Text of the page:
Option for array_column() to preserve keys.

  115998
September 8, 2021 00:19 andreas@dqxtech.net (Andreas Hennings)
Hello internals,

The function array_column() would be much more useful if there was an
option to preserve the original array keys.
I can create an RFC, but I think it is better to first discuss the options.

This is requested in different places on the web, e.g.
https://stackoverflow.com/questions/27204590/php-array-column-how-to-keep-the-keys/39298759

A workaround is proposed here and elsewhere, using array_keys() and
array_combine() to restore the keys.
However, this workaround not only adds complexity, but it breaks down
if some items don't have the value key. See https://3v4l.org/im2gZ.

A more robust workaround would be array_map(), but this is more
complex and probably slower than array_column(), for the given
purpose.

Some links for your convenience:
The function was introduced in this RFC, https://wiki.php.net/rfc/array_column
It is now documented here,
https://www.php.net/manual/en/function.array-column.php

Some ideas how this could be fixed:
1. Allow a magic value (e.g. TRUE) for the $index_key parameter, that
would cause the assoc behavior. To fully avoid BC break, this must be
a value that previously was completely forbidden. The value TRUE is
currently only forbidden with strict_types=1. A value of e.g. new
\stdClass is fully forbidden, but would be weird. A constant could be
introduced, but this would not prevent the BC concern.
2. Make the function preserve keys if $index_key === NULL. This would
be a full BC break.
3. Add an additional parameter with a boolean option or with integer
flags. This would be weird, because it would make the $index_key
parameter useless.
4. Add a new function.

Personally I would prefer option 1, with value TRUE (I can't think of
something better).

If I could change history, I would prefer option 2. The current
behavior could still be achieved with array_values(array_column(..)).

Regards,
Andreas
  116001
September 8, 2021 08:12 ocramius@gmail.com (Marco Pivetta)
Heyo,

On Wed, 8 Sep 2021, 02:19 Andreas Hennings, <andreas@dqxtech.net> wrote:

> Hello internals, > > The function array_column() would be much more useful if there was an > option to preserve the original array keys. > I can create an RFC, but I think it is better to first discuss the options. >
New function, please 🙏
>
  116009
September 8, 2021 14:10 andreas@dqxtech.net (Andreas Hennings)
Thanks for the feedback so far!

On Wed, 8 Sept 2021 at 10:13, Marco Pivetta <ocramius@gmail.com> wrote:
> > Heyo, > > On Wed, 8 Sep 2021, 02:19 Andreas Hennings, <andreas@dqxtech.net> wrote: >> >> Hello internals, >> >> The function array_column() would be much more useful if there was an >> option to preserve the original array keys. >> I can create an RFC, but I think it is better to first discuss the options. > > > New function, please 🙏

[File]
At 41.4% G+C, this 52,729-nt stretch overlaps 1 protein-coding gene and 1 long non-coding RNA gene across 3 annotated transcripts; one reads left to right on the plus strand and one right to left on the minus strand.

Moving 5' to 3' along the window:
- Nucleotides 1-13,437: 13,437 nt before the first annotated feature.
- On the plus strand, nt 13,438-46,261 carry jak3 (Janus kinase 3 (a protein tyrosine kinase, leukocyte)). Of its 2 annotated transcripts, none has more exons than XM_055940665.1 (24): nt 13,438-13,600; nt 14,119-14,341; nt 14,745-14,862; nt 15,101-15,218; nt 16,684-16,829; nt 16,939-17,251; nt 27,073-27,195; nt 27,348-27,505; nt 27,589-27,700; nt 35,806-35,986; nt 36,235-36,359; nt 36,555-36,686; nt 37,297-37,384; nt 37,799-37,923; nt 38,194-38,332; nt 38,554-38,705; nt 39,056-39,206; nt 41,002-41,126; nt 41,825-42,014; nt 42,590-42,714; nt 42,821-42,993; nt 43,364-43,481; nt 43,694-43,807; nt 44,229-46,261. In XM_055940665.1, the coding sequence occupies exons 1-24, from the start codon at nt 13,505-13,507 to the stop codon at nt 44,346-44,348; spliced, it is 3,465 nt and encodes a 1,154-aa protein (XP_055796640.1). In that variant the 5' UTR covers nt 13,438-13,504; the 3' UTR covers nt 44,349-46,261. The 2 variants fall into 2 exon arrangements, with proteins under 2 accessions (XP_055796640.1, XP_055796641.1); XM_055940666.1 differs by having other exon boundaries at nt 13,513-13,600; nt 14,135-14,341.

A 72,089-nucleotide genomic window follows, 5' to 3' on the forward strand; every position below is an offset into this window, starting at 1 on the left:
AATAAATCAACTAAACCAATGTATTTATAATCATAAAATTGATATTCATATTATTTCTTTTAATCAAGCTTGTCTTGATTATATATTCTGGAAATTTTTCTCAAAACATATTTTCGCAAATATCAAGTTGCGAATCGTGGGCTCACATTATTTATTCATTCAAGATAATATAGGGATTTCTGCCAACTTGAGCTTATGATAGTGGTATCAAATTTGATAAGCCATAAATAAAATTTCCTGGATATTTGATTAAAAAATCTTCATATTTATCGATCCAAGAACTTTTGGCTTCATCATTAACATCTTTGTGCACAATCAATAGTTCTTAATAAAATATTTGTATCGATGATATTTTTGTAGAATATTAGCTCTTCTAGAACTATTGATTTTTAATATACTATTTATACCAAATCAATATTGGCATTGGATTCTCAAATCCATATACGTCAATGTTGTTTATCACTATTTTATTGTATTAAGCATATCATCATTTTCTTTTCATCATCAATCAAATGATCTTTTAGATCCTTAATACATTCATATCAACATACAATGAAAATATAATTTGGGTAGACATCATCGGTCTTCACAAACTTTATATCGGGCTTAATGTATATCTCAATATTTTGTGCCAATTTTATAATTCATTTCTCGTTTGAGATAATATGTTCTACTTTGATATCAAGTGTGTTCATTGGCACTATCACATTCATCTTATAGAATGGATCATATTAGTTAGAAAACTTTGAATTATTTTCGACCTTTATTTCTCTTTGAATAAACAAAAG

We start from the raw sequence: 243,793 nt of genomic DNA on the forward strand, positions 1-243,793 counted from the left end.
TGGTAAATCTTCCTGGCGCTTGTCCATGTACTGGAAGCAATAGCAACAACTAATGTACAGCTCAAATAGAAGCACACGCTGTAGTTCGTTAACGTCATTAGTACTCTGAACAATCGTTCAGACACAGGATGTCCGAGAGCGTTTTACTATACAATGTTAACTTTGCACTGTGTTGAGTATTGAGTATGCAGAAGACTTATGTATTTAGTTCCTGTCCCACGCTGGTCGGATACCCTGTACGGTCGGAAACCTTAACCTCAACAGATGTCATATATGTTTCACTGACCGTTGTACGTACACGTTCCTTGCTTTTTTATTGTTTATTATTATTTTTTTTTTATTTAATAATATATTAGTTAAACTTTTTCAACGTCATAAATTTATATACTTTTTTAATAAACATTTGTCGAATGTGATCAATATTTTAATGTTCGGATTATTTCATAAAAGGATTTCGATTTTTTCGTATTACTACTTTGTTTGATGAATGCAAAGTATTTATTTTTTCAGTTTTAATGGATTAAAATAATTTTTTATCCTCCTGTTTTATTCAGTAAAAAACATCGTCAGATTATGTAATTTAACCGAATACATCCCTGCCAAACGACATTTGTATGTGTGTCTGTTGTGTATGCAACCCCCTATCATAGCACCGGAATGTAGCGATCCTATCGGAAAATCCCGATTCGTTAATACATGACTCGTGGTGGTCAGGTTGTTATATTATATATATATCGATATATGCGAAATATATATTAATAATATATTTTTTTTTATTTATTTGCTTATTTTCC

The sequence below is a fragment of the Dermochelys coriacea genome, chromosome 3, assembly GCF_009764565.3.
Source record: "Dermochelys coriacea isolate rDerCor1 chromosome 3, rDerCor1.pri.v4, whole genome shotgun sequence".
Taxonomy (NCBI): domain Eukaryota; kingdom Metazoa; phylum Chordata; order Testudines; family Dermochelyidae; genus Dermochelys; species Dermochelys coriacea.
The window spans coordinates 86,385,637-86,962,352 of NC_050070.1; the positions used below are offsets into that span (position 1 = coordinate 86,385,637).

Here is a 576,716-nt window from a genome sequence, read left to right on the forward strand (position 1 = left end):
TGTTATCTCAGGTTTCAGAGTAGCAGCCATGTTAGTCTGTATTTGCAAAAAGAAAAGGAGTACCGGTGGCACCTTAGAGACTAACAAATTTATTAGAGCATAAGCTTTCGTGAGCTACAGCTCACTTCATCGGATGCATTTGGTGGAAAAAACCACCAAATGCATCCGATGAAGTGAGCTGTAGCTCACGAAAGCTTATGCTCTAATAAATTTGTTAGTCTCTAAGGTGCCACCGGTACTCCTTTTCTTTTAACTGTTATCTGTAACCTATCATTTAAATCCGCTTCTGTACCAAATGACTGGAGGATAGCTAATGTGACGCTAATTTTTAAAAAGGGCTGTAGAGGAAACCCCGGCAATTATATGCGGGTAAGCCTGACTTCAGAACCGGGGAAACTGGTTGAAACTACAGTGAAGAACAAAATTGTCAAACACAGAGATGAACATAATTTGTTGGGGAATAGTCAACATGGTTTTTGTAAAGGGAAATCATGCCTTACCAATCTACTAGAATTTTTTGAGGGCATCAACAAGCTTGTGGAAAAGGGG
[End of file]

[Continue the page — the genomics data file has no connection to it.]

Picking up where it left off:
I am not opposed. But I am also curious what others think. What I don't like so much is how the situation with two different functions will have a "historically grown wtf" smell about it. But this is perhaps preferable to BC breaks or overly "magic" parameters or overly crowded signatures. If we go for a new function: A name could be array_column_assoc(). array_column_assoc(array $array, string $value_key) This would behave the same as array_column($array, $value_key), but preserve original keys. Items which are not arrays or which lack the key will be omitted. A $value_key === NULL would be useless, because this would simply return the original array. The question is, should it do anything beyond the most obvious? Or should we leave it minimal for now, with the potential for additional parameters in the future? Limitations: If some items are omitted, it will be awkward to restore the missing items while preserving the order of the array. Possible ideas for additional functionality: - Replicate a lot of the behavior of array_column(), e.g. with an optional $index_key parameter. This would be mostly redundant. - Additional functionality for nested arrays? - Fallback value for entries that don't have the key? Or perhaps even a fallback callback like with array_map()? - Option to capture missing entries e.g. in a by-reference variable? A benefit of keeping the limited functionality would be that programming errors are revealed more easily due to the strict signature. A question is how we would look at this long term: Do we want both functions to co-exist long-term, or do we want to deprecate one of them at some point? If array_column() is going to stay, then array_column_assoc() only needs to cover the few use cases that are missing. -- Andreas
  116010
September 8, 2021 14:48 andreas@dqxtech.net (Andreas Hennings)
On Wed, 8 Sept 2021 at 16:10, Andreas Hennings <andreas@dqxtech.net> wrote:
> > Thanks for the feedback so far! > > On Wed, 8 Sept 2021 at 10:13, Marco Pivetta <ocramius@gmail.com> wrote: > > > > Heyo, > > > > On Wed, 8 Sep 2021, 02:19 Andreas Hennings, <andreas@dqxtech.net> wrote: > >> > >> Hello internals, > >> > >> The function array_column() would be much more useful if there was an > >> option to preserve the original array keys. > >> I can create an RFC, but I think it is better to first discuss the options. > > > > > > New function, please 🙏 > > I am not opposed. But I am also curious what others think. > What I don't like so much is how the situation with two different > functions will have a "historically grown wtf" smell about it. > But this is perhaps preferable to BC breaks or overly "magic" > parameters or overly crowded signatures. > > If we go for a new function: > A name could be array_column_assoc(). > > array_column_assoc(array $array, string $value_key) > > This would behave the same as array_column($array, $value_key), but > preserve original keys. > Items which are not arrays or which lack the key will be omitted. > A $value_key === NULL would be useless, because this would simply > return the original array. > > The question is, should it do anything beyond the most obvious? > Or should we leave it minimal for now, with the potential for > additional parameters in the future? > > Limitations: > If some items are omitted, it will be awkward to restore the missing > items while preserving the order of the array. > > Possible ideas for additional functionality: > - Replicate a lot of the behavior of array_column(), e.g. with an > optional $index_key parameter. This would be mostly redundant. > - Additional functionality for nested arrays? > - Fallback value for entries that don't have the key? Or perhaps even > a fallback callback like with array_map()? > - Option to capture missing entries e.g. in a by-reference variable? > > A benefit of keeping the limited functionality would be that > programming errors are revealed more easily due to the strict > signature. > > A question is how we would look at this long term: > Do we want both functions to co-exist long-term, or do we want to > deprecate one of them at some point? > If array_column() is going to stay, then array_column_assoc() only > needs to cover the few use cases that are missing. > > -- Andreas